Anyone who tells you that Indonesia does not celebrate New Year’s Eve is misinformed. I was packed and ready to go on an adventure that night, as traveling in the night would be faster and cooler. I was ready to shout Happy New Year’s! on the bus somewhere in the middle of Java, hurtling towards Paciran on the north coast. Instead, I spent New Year’s Eve somewhere in the middle of the hospital reception and getting a prescription filled for my friend at the hospital apotek, listening to all the fireworks go off around town and in the street and peeking out to see flashes of yellow, green, red. And we could barely GET to the hospital, because no taxi driver wanted to brave the mad traffic going on in the city. Everyone and their brother was outside, just chilling, waiting to ring in the New Year with these shiny gold and pink and green noisemakers, some in the shape of dragons. Stands selling these noisemakers had popped up in my absence at Singapore, and when I came back to Yogya, these street sellers were taking over most corners (in Indonesia, the sellers will come to you!). So that’s when the father of the family hanging out on the cement parking lot where my friend was vomiting and I was trying to something comforting offered to take my friend on his motorbike to the nearest hospitable. I followed on an ojek behind them, politely declining the useless helmet that he offered me.
My mission to get to Paciran, the village where I will be doing fieldwork starting at the end of July, was already onto a great start. But that’s just how it is.
We decided to try again the next morning. First hurtle: there was no transJogja bus stop near where we parked the motorbike, so we got on a minibus instead. No problem. We then got on the bus heading towards Surabaya; meal ticket included! After a lunch stop, we got off at a small city before Surabaya to catch another bus. Second hurtle: the bus to Tuban was WAY to full. I mean, this is an approx 2 hour bus ride, and people were packed in there, standing, up to the open door way; if someone had been jostled a bit, they could fly out into the road. That’s just how it is here. So we took a becak to the bus terminal, and decided to wait there instead of flagging down the bus by the pasar (market) where we were. After about 1 hour of waiting, it was clear that the bus wasn’t going to come to the terminal, and the bus that was being repaired in front of us, wasn’t going to be fixed any time soon. So just when we decided to eat some nasi goreng (actually the BEST nasi goreng I have had in my whole life), a guy in the same predicament as my friend and I told us we should go back to the pasar where we originally were. So we wolfed down the food to tackle hurtle number 3: bargain hard with the “mafia” there to take a becak back to the market. Accomplished! Back at the market, I had a minor freak out because I couldn’t find my wallet. With 7 indonesian men surrounding and watching me frantically dig through my bag, I finally found it and I paid the becak driver. We arrived just on time for the bus from Jombal to Tuban. We were lucky, as it was the last bus that night. Hurtle number 4: stay calm during this 1.5 hour bus ride where an arab-indonesian man talked to me non-stop; told me my name is better as “Zina”, as in the Princess Warrior, and that I’m a liar that I’m 27, that I should be married already (a common topic here), that young women are innocent and sweet, and women who are older cannot be molded; that he wants to go to Canada and find a job and also a young virgin women; and would I help him go to the Embassy and write a letter saying that I am his friend to help him get a visa. And at the end, he gave me a gift of his hat that he was wearing and that I should not be mad. I think I spoke 10 words total. In Tuban, yay! On to a mini-bus. By this time, I let my friend deal with the usual questions and I passed out. Woke up, and we could smell the North Java Sea!!!!!!!!!! Too bad we couldn’t see it! The sun had set a long time ago. We bartered with the only motorized becak driver there to take us to the house. And while we were on the way, the rain was starting to fall lightly and we were feeling refreshed. And as the rain started to come down harder and harder, and the driver stopped the becak to bring out the plastic sheet protector thing, we laughed and laughed: no, THIS was the perfect ending. From door to door, it was 9:30am to 12:30am. Welcome to Paciran.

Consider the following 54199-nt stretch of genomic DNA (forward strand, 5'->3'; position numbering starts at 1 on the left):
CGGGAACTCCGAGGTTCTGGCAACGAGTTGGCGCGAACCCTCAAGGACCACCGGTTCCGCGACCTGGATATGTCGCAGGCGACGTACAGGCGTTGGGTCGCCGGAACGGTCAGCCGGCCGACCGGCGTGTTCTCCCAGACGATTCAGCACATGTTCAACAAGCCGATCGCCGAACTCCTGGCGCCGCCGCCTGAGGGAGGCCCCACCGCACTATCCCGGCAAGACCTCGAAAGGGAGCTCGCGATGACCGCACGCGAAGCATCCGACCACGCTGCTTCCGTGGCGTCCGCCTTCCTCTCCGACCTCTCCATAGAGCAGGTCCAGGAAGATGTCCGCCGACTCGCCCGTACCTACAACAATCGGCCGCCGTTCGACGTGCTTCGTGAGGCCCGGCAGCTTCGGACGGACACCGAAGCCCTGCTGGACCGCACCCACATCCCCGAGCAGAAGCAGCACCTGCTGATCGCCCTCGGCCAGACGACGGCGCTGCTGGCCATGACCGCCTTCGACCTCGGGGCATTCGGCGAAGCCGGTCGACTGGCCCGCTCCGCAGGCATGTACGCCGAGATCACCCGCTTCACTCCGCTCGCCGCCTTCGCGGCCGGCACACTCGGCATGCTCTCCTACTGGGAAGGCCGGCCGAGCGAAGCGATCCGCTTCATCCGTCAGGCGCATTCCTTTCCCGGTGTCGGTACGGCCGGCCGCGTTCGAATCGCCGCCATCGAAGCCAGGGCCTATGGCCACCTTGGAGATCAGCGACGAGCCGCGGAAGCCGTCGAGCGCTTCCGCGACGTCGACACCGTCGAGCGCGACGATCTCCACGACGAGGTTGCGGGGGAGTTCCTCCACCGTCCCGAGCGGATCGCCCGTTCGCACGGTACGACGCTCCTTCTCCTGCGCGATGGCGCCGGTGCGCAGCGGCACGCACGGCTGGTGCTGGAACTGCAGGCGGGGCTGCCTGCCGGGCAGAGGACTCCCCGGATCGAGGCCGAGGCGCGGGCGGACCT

Then the past 3 days in Paciran. What a whirlwind of emotions and meeting people. I went with the mother of my host family to visit a family that had a recent death, and to 2 families that had a recent birth. I stopped by the pasar with her to buy papaya and jeruk, oranges. I was followed by a group of 6 children to the warnet (internet place), and then they crowded around and watched me read some emails. Then I helped 2 of the kids create their own facebook page (they are obsessed here). I was invited to go with a family for a “walk”, which I learned was to go to the next village over by motorbike to treat me to “Quick Chicken” (some kind of KFC) and then drop by their friend’s house, where I could take pics with them.
It is a very Islamic town. It is appropriate that I wear clothes that cover me to my ankles and to my wrists. At the school where I will be helping out to teach, it is appropriate that I also where a headscarf, or a jilbab or kerudung (like Obama’s wife!, as many people mentioned). Around your own neighbourhood and in your own home, though, you can be more lenient and wear long shorts or skirts and modest t-shirts. A grandma with naked breasts is okay too, in her house. That’s just how it is here.